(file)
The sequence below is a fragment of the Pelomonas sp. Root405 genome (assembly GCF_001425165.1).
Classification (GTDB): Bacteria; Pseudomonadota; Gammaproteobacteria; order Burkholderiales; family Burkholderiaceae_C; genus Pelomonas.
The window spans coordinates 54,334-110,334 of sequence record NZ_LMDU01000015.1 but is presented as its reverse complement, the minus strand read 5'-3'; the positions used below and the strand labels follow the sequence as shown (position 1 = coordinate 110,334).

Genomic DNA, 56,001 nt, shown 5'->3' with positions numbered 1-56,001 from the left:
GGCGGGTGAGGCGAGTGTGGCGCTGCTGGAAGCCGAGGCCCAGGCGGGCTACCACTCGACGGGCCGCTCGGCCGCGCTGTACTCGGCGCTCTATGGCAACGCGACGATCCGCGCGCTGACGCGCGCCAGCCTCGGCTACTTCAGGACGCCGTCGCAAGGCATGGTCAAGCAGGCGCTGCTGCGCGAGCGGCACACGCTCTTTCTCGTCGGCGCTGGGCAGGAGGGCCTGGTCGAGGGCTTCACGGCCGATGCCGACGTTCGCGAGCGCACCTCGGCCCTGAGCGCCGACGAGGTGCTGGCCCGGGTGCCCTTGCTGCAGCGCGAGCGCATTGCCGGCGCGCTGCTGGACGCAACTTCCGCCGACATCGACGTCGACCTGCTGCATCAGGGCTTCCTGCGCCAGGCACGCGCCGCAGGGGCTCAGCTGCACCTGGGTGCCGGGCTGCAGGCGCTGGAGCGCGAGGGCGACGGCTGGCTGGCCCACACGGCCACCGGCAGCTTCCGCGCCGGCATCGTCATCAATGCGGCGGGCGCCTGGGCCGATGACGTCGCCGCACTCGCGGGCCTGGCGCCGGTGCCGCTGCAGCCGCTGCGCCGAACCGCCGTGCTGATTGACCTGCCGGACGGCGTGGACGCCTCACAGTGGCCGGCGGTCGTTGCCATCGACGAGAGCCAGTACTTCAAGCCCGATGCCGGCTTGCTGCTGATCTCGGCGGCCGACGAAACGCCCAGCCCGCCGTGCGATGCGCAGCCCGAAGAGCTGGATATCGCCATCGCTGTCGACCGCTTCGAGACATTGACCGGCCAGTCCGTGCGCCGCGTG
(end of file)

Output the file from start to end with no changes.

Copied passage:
The sequence below is a fragment of the Pelomonas sp. Root405 genome (assembly GCF_001425165.1).
Classification (GTDB): Bacteria; Pseudomonadota; Gammaproteobacteria; order Burkholderiales; family Burkholderiaceae_C; genus Pelomonas.
The window spans coordinates 54,334-110,334 of sequence record NZ_LMDU01000015.1 but is presented as its reverse complement, the minus strand read 5'-3'; the positions used below and the strand labels follow the sequence as shown (position 1 = coordinate 110,334).

Genomic DNA, 56,001 nt, shown 5'->3' with positions numbered 1-56,001 from the left:
GGCGGGTGAGGCGAGTGTGGCGCTGCTGGAAGCCGAGGCCCAGGCGGGCTACCACTCGACGGGCCGCTCGGCCGCGCTGTACTCGGCGCTCTATGGCAACGCGACGATCCGCGCGCTGACGCGCGCCAGCCTCGGCTACTTCAGGACGCCGTCGCAAGGCATGGTCAAGCAGGCGCTGCTGCGCGAGCGGCACACGCTCTTTCTCGTCGGCGCTGGGCAGGAGGGCCTGGTCGAGGGCTTCACGGCCGATGCCGACGTTCGCGAGCGCACCTCGGCCCTGAGCGCCGACGAGGTGCTGGCCCGGGTGCCCTTGCTGCAGCGCGAGCGCATTGCCGGCGCGCTGCTGGACGCAACTTCCGCCGACATCGACGTCGACCTGCTGCATCAGGGCTTCCTGCGCCAGGCACGCGCCGCAGGGGCTCAGCTGCACCTGGGTGCCGGGCTGCAGGCGCTGGAGCGCGAGGGCGACGGCTGGCTGGCCCACACGGCCACCGGCAGCTTCCGCGCCGGCATCGTCATCAATGCGGCGGGCGCCTGGGCCGATGACGTCGCCGCACTCGCGGGCCTGGCGCCGGTGCCGCTGCAGCCGCTGCGCCGAACCGCCGTGCTGATTGACCTGCCGGACGGCGTGGACGCCTCACAGTGGCCGGCGGTCGTTGCCATCGACGAGAGCCAGTACTTCAAGCCCGATGCCGGCTTGCTGCTGATCTCGGCGGCCGACGAAACGCCCAGCCCGCCGTGCGATGCGCAGCCCGAAGAGCTGGATATCGCCATCGCTGTCGACCGCTTCGAGACATTGACCGGCCAGTCCGTGCGCCGCGTG